Crowding and Boarding
- The Institute of Medicine, in its landmark report The Future of Emergency Care in the United States Health System, called national attention to the effects of ED crowding on emergency services.1 Although this report was instrumental in raising the issue of crowding to legislators and other policy makers, we in the nursing profession have long known of the detrimental effects of overstressing our emergency care systems. Both the Emergency Nurses Association (ENA) and the American College of Emergency Physicians have published position papers on the impact of crowding on emergency care.
- A coordinated physician response during a disaster is challenging in an academic medical center environment because of the size of the institution and variety of specialty services provided. As a result of internal and external drill debriefings, it became evident that there was an acute need to better organize physician response efforts at our institution. Previously, physicians were directed to respond to one physician coordination center located in the adult emergency department. This strategy led to chaos in an already congested area.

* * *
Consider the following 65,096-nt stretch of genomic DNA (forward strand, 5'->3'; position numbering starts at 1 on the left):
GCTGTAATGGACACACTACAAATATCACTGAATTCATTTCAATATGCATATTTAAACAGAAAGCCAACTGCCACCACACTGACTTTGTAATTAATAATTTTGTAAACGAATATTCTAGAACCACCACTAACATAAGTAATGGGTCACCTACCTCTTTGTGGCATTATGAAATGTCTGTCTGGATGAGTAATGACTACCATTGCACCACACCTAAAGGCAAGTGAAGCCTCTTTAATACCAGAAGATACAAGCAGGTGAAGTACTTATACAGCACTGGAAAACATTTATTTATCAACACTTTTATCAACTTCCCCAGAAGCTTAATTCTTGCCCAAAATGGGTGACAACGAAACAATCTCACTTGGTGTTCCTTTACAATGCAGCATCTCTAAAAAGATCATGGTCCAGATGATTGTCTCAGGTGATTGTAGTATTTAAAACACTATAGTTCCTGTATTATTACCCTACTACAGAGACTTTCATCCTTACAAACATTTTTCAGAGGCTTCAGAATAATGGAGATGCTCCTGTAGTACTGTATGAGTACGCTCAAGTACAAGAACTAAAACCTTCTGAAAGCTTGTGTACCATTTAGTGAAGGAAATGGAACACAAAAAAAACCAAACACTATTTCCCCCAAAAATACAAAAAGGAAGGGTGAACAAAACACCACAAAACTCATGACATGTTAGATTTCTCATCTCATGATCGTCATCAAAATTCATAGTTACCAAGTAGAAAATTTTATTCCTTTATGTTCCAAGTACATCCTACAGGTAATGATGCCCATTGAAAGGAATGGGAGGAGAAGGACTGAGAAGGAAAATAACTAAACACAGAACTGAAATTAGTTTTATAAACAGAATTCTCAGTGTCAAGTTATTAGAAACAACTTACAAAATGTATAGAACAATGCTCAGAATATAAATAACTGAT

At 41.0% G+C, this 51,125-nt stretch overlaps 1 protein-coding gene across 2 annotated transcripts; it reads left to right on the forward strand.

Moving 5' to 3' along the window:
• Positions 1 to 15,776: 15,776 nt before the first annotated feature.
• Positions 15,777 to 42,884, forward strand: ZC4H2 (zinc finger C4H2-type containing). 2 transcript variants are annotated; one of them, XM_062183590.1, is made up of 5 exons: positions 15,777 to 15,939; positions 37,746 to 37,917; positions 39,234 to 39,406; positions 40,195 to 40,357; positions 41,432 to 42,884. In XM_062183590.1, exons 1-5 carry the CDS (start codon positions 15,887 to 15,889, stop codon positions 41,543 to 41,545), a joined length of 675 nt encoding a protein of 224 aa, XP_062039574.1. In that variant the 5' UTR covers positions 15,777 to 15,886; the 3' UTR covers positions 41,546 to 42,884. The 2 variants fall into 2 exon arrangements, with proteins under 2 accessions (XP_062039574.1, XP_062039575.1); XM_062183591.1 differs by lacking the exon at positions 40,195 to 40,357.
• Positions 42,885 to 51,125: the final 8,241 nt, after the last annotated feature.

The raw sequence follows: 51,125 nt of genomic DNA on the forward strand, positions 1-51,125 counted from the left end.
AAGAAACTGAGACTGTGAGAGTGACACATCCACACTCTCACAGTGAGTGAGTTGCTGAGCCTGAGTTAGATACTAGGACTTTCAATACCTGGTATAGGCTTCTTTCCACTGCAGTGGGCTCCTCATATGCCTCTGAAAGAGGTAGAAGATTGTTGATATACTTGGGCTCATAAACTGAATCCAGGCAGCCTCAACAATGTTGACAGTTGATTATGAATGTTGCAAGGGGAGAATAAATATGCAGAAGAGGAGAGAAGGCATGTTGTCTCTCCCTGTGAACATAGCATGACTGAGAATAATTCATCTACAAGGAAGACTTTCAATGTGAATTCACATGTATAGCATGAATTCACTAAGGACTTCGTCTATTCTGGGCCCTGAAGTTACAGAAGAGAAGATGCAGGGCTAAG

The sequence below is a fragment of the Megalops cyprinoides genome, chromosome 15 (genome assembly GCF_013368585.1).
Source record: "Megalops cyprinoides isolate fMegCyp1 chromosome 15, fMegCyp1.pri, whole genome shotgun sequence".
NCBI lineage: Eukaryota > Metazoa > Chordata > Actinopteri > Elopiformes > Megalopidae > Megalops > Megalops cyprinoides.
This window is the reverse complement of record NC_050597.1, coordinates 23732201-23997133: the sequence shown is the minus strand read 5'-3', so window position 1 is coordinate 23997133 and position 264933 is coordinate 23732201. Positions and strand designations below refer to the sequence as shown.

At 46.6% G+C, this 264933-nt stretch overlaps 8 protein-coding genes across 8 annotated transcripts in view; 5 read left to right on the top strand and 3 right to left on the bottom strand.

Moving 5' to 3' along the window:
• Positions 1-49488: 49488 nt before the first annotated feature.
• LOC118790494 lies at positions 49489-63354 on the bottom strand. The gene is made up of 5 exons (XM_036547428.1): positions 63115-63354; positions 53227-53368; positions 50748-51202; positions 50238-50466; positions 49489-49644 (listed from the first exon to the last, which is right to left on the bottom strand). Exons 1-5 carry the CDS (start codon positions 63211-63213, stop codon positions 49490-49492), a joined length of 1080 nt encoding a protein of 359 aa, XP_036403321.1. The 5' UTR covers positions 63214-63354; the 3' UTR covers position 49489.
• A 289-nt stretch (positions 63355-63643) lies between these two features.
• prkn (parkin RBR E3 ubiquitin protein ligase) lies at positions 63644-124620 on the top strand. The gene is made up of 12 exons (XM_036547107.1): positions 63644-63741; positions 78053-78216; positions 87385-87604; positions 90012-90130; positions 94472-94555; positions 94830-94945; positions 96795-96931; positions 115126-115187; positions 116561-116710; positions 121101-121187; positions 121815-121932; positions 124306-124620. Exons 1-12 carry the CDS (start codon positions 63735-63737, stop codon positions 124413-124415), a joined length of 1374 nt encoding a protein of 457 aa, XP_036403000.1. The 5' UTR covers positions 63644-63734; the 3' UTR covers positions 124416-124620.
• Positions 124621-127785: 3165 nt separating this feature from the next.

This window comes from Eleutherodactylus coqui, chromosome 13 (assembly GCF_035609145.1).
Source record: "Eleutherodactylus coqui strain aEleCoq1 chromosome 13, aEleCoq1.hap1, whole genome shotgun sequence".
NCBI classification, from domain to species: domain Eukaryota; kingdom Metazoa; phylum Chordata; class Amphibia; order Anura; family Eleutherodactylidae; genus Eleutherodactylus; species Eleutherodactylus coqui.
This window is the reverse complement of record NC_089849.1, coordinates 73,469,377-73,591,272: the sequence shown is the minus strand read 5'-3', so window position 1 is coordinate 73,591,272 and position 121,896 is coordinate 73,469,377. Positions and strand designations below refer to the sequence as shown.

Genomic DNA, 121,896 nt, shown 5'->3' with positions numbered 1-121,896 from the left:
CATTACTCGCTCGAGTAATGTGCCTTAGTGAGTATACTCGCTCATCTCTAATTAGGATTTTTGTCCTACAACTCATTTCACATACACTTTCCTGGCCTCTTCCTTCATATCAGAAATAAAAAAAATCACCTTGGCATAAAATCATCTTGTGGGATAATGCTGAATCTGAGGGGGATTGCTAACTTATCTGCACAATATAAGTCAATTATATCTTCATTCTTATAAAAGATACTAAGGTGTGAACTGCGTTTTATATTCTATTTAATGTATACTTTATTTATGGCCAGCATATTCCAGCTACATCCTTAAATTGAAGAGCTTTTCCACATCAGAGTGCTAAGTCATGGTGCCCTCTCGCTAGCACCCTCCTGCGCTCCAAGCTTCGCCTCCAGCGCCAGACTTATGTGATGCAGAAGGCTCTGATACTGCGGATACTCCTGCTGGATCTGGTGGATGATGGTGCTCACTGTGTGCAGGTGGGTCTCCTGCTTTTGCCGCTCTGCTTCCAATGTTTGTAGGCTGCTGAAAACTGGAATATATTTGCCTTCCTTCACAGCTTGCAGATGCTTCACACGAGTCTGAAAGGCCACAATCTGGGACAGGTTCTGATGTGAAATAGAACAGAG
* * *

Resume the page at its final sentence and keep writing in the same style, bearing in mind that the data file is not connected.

- In our facility an operational process intervention was implemented to decrease overcrowding. The intervention consisted of implementing criteria (developed from a series of 8 interactive workshops led by the investigators with all charge and staff nurses) describing when we should “close the waiting room.” The purpose of this study was to explore the charge nurses’ perceptions of the intervention and their experiences with implementation several months after the operational change began.
- The purpose of this project was to develop operational criteria to “close the ED waiting room”.
- ED overcrowding has been gaining national attention in recent years. It is becoming apparent that, like the canary in the coal mine, ED conditions are emblematic of systemwide health care failures: too many patients, not enough room, inadequate resources, and inadequate reimbursement. The causes of ED overcrowding are myriad, but government reports1 and most ED directors agree2 that the inability to move admitted patients to an inpatient bed critically compromises the ED mission of caring for incoming acute patients.